'I am simply a 'book drunkard.' Books have the same irresistible temptation for me that liquor has for its devotee. I cannot withstand them.' L.M. Montgomery

'There are no faster or firmer friendships than those formed between people who love the same books.' Irving Stone



Sunday, February 14, 2016

Need a Hug?

I've got you covered!




For all my blog friends, consider yourself hugged!
Posted by Dewey & Blaze Border Collies 

Friday, February 12, 2016

Comfort Food!

Joining Katrina @Pining for the West posting a recipe for Foodie Friday as she calls it! Be sure and jump over and check her recipe for Cheese and Onion Pasty.

I saw this recipe made on the Today Show a couple weeks back and it's been on my mind ever since so I had to get the ingredients and make it. It is a little time consuming, but you do the sofrito and beans the day before so that helps. This recipe says to soak the beans overnight but I always just parboil them for 15-20 minutes in place of an overnight soak and it works just as well and its one less thing I will forget to do the day before the day before! This was delicious, pure, unadulterated, comfort food. Be sure you have good crusty to bread!



CHICKEN CASSOULET


Ingredients

BEANS
3 cups dry white coco beans or Great Northern Beans
1 onion, halved
1 carrot, chopped in large pieces
1 stalk celery, chopped in large pieces
2 cloves garlic, crushed
2 fresh bay leaves


SOFRITO
1 large onion, chopped
1 large carrot, chopped
3 stalk celery, chopped
4 cloves garlic, chopped
1/4 cup extra-virgin olive oil
2 tablespoons tomato paste
1/2 cup white wine
1 cup chicken stock


CASSOULET
1/2 pound thick-cut bacon, sliced into 2 x 1" slabs
6 chicken sausages or duck sausages
6 bone-in chicken thighs
Salt
Sofrito (above)
1/2 cup white wine
Beans (above)
1 cup chicken stock
Sachet of thyme and bay leaf
2 tablespoons breadcrumbs
Ground black pepper, to taste

Preparation

Note: The Beans and Sofrito should be made the day before.

For the Beans:

Soak the beans in three times the amount of water overnight. In a large pot, add the beans, the onion, carrot, celery, garlic and bay leaves; add enough water to cover. Cook at a low simmer until the beans are tender. Allow beans to cool in the cooking liquid and reserve.

For the Sofrito:

In a food processor, mince the onion, carrot, celery and garlic. Place in sieve to drain the liquid from the vegetables.

In a saute pan over medium-high heat, add the olive oil and sweat the vegetable mixture for 5 minutes, constantly stirring. Add the tomato paste, and cook for 1 minute. Deglaze the pan by adding the white wine, then add the chicken stock. Cook the vegetables until they are very soft. Blend the vegetables in a food processor until a smooth paste forms. Cool and reserve.

For the Cassoulet:

Preheat oven to 350F. Temper all protein to room temperature for 15 minutes before cooking.

In a large Dutch oven, over medium-low heat, saute the bacon rendering the fat. Remove the bacon from the pan and set aside, leaving the fat in the pan. Add the sausages and saute to lightly brown the outside. Remove the sausages from the pan and set aside. Season the chicken thighs with salt, add them skin side down to the pan, saute until golden brown and set aside.

In the same Dutch oven, put 1 cup of the Sofrito and deglaze with the white wine. Stir in the Beans and sachet of thyme and bay leaf. Arrange the bacon, sausages and chicken in the Dutch oven. Add the chicken stock, cover and bake in oven for 2½ hours.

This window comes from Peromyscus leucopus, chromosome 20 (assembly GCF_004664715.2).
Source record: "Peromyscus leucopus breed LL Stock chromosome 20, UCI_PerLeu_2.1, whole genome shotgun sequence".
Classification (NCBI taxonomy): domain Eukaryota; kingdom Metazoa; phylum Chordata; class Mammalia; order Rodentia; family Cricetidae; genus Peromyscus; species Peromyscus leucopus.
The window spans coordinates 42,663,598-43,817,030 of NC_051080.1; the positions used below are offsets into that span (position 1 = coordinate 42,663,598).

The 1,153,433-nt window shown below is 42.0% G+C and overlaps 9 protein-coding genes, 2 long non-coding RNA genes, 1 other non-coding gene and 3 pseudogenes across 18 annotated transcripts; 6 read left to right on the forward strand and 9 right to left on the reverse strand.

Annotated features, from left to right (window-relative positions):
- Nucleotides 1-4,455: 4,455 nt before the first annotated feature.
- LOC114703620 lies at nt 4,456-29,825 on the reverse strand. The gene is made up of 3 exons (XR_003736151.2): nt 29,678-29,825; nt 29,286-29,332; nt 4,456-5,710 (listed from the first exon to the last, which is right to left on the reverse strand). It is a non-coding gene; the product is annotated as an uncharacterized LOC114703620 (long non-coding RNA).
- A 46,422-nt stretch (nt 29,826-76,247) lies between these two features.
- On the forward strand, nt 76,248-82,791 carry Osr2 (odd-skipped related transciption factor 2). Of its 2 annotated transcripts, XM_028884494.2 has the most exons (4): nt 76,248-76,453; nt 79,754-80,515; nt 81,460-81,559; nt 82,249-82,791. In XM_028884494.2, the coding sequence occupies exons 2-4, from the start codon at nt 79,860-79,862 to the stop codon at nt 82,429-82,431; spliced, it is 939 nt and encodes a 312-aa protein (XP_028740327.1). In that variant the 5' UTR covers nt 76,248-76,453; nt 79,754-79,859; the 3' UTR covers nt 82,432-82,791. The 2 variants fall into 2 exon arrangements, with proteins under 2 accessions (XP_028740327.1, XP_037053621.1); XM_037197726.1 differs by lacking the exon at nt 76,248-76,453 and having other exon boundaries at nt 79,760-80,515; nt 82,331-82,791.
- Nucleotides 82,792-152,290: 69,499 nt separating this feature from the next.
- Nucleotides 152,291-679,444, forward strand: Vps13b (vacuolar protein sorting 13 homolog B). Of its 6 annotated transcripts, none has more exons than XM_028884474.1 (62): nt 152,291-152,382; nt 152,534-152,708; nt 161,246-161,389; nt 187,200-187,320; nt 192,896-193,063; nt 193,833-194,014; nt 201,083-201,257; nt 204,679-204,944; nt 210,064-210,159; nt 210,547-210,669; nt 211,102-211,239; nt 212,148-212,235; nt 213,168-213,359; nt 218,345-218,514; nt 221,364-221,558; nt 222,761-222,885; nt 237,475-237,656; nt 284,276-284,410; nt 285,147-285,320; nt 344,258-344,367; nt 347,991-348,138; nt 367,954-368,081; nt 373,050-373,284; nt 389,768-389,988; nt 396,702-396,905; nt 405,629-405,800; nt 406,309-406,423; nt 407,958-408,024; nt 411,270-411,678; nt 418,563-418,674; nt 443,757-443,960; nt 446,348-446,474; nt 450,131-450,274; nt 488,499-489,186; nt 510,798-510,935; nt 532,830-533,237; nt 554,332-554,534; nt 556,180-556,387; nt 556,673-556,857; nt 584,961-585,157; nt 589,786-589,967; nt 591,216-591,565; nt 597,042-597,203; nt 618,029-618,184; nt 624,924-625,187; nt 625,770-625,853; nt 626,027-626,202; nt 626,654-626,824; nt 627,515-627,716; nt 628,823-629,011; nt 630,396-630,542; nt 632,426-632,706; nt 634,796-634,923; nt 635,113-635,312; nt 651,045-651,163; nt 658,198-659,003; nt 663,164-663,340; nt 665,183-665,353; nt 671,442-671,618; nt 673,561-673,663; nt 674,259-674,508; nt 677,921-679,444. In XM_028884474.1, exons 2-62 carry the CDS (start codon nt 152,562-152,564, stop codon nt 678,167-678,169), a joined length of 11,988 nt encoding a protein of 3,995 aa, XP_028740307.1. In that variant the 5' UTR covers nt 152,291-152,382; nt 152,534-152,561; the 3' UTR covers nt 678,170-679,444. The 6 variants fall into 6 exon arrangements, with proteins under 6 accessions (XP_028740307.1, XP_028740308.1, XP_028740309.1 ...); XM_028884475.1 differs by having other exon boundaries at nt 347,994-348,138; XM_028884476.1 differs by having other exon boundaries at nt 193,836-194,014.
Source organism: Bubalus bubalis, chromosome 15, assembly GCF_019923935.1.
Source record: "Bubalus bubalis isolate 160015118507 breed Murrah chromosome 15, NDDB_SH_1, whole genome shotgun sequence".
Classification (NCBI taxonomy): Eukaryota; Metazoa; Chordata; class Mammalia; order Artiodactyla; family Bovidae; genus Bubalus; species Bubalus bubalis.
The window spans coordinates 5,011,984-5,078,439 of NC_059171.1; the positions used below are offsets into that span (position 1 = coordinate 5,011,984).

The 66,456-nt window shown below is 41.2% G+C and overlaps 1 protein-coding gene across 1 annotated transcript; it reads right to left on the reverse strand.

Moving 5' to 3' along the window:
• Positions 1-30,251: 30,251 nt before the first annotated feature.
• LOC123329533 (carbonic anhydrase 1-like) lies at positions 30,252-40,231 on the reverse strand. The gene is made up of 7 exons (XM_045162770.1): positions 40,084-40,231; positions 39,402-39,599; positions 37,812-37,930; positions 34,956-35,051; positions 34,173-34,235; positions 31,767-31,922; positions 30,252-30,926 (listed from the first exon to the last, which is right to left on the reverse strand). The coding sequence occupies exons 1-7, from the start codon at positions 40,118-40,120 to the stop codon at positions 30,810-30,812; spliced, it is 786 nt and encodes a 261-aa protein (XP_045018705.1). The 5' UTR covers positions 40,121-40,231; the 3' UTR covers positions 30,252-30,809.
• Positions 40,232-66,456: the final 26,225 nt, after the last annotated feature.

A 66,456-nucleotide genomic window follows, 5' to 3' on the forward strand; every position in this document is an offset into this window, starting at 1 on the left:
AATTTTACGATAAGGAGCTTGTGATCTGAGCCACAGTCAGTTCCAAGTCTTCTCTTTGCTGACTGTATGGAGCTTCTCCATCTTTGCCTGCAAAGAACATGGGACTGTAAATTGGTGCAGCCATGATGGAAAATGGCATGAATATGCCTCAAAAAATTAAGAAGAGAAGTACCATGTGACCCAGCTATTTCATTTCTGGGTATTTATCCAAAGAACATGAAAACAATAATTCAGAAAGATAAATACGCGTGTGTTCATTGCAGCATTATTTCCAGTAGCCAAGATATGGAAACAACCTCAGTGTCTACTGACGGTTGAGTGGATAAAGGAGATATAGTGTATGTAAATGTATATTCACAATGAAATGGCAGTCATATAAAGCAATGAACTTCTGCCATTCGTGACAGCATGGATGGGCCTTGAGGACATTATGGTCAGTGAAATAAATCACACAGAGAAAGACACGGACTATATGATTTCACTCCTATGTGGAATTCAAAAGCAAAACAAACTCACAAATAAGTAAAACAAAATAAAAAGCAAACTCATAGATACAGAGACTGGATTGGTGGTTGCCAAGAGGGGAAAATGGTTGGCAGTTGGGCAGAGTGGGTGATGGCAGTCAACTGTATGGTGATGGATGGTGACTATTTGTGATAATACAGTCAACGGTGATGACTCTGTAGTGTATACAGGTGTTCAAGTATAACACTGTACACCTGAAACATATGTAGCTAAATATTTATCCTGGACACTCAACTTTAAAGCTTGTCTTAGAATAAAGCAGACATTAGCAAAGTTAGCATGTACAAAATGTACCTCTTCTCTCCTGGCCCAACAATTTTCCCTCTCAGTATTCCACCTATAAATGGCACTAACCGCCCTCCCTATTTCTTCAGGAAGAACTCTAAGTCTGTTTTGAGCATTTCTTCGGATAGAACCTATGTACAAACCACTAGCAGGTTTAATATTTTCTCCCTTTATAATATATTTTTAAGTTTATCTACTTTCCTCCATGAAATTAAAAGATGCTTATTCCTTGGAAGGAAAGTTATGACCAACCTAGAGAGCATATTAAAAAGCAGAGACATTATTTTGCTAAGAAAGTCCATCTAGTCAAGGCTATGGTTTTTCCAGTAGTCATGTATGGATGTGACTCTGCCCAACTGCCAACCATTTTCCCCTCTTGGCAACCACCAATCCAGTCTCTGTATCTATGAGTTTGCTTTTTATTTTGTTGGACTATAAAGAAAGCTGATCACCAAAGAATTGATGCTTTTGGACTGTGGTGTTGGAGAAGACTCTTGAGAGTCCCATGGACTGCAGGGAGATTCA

Remove from oven, remove the lid and top the cassoulet with bread crumbs. Return to oven and bake uncovered for 10 minutes (or until all protein is cooked through). Serve.

Remember, I'm no photographer! 


Here's the link to the recipe on the Today Show web page. There is a little video of the segment.


Monday, February 8, 2016

The Bells of Old Bailey by Dorothy Bowers

Scotland Yard looks into the connection between five suicides in Long Greeting and Miss Tidy, the white-haired owner of the village teashop.

  'It was not until the fifth death in Long Greeting that Miss Tidy made up her mind to go to the police.'
 The owner of the Minerva, a combination hat, tea, and beauty shop, Miss Tidy is a tiny, white-haired lady whose Dresden-doll daintiness conceals a cold and calculating heart. As everyone in the village is quick to point out, she is not a person who inspires affection in others.
  Five people had died in Long Greeting and its environs in the past months, all by their own hands, and their deaths are the talk of the small village. Although Miss Tidy doesn't realize it until she makes her statement to the police, Detective-Inspector Raikes of Scotland Yard has already been called down to Long Greeting to work with the local constabulary, in particular Superintendent Lecky. The villagers don't take kindly at first to an outsider in their midst, but as poison-pen letters and then murder follow upon the inexplicable suicides, they gradually begin sharing their secrets with Raikes and Lecky, until finally the sharp-witted detectives are able to make some sense of the puzzling events.
  A superb example of the classic English village mystery, The Bells of Old Bailey is the last book Dorothy Bowers published. She died at the age of 46 of tuberculosis the following year, 1948, shortly after her induction into England's prestigious Detection Club.    (back book cover)

This was an excellent read! Many red herrings, very convincing ones too that make you uncertain when you think you have it all figured out. The village of Ravenchurch was a typical English village and it's Superintendent Lecky was loath to think any of 'his' people could do such terrible things. But in reality Ravenchurch became a pool of hateful, mean people!

Delicious secrets, blackmail, nymphomania (yes, in a 1947 book!) greed, hatred and murder. Two of the quirky characters were Mrs. Weaver the bookshop owner and Miss Beaton the mystery novelist, my favorite character of course!

Here's a quote from Mrs. Weaver when Inspector Raikes was trying to get information about Edith Drakes from her...